President Donald Trump promised last week to release the nation’s religious groups from the burden of the 63-year-old IRS rule that bans them from participating in political campaigns and from endorsing candidates for elected office.
Trump promised, during last week’s National Prayer Breakfast, to “totally destroy” the Johnson Amendment, which was crafted by then-U.S. Sen. Lyndon B. Johnson and passed by Congress in 1954 to prevent nonprofit charitable organizations, such as churches, from participating in political campaigns and from making political endorsements. Trump said repealing the restriction would allow “our representatives of faith to speak freely and without fear of retribution”and grant churches the “right to worship according to their beliefs.”
Except there is no prohibition on the right to worship according to your beliefs — the Constitution guarantees this in the First Amendment — and neither the churches nor the clergy are forbidden from tackling tough political and social issues. The minister of a church is also not banned from endorsing a candidate, so long as he is not making the endorsement as part of a church event. What’s more, the IRS has never prosecuted a single charitable organization (one was once audited) for violating the Johnson Amendment. Since 2008, the Alliance Defending Freedom — which has long lobbied for a repeal of the amendment — has supported “Pulpit Freedom Sunday,” which encourages pastors to defy the law and give political sermons. As part of this event, many pastors send their sermons to the IRS.
There is not a lot of support among church members for their churches to begin engaging in partisan politics. A 2015 survey by a Christian polling firm found that 79 percent of Americans believed that allowing pastors to endorse candidates during worship services was a bad idea.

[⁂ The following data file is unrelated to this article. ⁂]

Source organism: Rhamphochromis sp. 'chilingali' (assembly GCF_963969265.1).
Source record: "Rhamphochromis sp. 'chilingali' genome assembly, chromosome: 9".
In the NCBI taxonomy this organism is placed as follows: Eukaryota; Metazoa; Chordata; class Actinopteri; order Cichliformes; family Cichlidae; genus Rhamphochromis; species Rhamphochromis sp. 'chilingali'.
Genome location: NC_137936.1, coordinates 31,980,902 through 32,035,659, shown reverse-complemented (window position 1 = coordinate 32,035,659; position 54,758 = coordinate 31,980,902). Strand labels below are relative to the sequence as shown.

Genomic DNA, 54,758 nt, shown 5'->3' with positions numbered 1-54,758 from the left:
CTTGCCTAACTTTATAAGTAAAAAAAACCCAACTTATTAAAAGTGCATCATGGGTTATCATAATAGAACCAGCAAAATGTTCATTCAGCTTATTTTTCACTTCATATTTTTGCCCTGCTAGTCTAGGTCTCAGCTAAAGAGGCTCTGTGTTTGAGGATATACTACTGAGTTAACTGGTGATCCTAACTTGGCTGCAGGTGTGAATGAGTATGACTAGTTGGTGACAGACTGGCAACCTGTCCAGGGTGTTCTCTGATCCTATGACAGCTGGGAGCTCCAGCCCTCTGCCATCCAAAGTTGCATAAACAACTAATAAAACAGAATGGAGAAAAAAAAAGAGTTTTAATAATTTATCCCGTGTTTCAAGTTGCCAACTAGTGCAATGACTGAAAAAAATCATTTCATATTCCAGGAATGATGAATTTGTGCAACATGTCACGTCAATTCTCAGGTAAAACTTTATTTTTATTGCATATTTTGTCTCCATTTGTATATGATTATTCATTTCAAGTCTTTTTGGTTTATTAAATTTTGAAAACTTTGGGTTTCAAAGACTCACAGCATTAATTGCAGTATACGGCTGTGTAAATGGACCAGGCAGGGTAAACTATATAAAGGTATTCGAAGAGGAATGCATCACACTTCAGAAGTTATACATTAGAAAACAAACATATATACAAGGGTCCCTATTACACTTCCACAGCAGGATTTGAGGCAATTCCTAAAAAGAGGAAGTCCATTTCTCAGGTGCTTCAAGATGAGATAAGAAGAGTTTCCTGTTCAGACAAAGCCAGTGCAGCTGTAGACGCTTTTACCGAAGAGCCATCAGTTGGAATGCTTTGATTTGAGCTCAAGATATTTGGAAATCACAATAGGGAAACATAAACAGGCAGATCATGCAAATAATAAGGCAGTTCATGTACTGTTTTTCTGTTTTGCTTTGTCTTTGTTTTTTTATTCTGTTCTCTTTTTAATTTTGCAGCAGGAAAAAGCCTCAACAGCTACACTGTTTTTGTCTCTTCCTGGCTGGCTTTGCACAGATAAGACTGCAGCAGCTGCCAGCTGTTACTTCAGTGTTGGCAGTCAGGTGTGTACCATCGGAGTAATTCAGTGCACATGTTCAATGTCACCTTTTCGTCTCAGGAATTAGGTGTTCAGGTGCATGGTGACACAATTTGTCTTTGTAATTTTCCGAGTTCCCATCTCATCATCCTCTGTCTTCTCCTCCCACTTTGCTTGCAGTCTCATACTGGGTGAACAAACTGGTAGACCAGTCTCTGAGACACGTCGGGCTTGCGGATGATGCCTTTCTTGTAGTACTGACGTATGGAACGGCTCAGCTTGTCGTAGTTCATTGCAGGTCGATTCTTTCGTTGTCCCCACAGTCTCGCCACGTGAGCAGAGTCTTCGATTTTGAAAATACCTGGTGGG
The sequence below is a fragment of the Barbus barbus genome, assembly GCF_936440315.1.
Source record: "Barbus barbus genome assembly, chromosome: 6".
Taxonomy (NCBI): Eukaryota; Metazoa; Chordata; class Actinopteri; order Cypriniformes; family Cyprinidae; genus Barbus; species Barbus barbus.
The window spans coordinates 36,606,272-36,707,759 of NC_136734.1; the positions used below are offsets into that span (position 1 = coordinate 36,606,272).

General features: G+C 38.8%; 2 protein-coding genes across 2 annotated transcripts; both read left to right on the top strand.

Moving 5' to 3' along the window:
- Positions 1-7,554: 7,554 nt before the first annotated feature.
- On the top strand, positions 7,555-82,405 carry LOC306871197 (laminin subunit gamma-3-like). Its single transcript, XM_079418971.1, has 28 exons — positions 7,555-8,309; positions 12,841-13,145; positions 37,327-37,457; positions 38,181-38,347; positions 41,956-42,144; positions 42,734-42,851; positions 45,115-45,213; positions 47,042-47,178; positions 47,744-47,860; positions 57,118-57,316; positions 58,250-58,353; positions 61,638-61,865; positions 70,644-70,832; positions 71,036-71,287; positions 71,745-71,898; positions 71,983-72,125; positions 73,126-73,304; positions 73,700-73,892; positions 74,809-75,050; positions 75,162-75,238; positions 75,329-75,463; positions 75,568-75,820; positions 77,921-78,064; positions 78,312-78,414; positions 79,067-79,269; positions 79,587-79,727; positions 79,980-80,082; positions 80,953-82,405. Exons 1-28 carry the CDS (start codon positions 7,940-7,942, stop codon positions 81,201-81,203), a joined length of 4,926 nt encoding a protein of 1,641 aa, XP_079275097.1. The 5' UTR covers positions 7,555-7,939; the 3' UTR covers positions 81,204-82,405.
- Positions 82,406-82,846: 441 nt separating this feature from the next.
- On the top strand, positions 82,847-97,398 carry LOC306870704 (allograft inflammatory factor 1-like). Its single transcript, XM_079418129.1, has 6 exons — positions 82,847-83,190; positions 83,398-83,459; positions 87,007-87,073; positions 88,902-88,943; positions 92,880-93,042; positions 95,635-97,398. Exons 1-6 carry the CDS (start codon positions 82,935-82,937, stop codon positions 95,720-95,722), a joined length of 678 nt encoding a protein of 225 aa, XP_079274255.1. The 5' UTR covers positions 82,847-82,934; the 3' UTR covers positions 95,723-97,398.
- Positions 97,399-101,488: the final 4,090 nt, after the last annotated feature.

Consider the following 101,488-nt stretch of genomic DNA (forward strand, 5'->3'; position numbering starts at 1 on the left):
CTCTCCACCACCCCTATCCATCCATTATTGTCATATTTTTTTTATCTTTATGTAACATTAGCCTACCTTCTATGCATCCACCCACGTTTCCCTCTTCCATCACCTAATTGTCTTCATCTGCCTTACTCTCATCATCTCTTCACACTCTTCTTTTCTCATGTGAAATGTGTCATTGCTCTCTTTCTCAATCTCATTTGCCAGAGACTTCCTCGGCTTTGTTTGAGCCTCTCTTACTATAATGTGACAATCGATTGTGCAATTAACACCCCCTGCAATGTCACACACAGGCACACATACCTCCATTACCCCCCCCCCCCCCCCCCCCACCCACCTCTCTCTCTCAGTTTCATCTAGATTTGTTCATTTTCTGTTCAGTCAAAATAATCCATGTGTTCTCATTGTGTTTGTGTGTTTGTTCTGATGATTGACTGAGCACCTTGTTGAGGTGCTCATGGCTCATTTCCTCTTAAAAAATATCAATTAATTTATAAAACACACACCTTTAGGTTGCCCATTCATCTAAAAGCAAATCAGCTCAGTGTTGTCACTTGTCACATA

That might be the reason that church groups were among the first to disagree with Trump’s proposal. The Baptist Joint Committee for Religious Liberty issued a statement arguing that letting churches be political “does them no favors” and was “an attack on the integrity” of charities and the nation’s existing campaign finance framework. The organization went on to call a repeal a move that would invite “partisan divisions into the pews and harm the church’s ability to provide refuge.”
Letting churches and charities raise and spend money for political candidates could have a profound effect on the activities of both, effectively transforming religious organizations into Super PACs free from public disclosure requirements and granting big donors enormous tax deductions for their “charitable” (read: political) donations, a subsidy that would go disproportionately to the most wealthy Americans.
Meanwhile, allowing churches to remain tax-exempt even as they are allowed to participate in partisan politics means taxpayers would be subsidizing political activities they might not agree with. Interestingly, Republican politicians have long framed their support for union-busting right-to-work legislation on the grounds that individual members’ union dues shouldn’t be used to fund the campaigns of political candidates whom they don’t support.
Politicians and religious organizations that support repealing the Johnson Amendment are being hypocritical. If a church wants to get down in the mud of partisan politicking, it is free to do it without repealing the Johnson Amendment; all it has to do is surrender its tax-exempt status and agree to share in the cost of municipal services that are now subsidized by taxpayers on its behalf.
The point of the Johnson Amendment is simple: You have to pay to play. If you don’t want to pay taxes, then you can’t get involved in politics.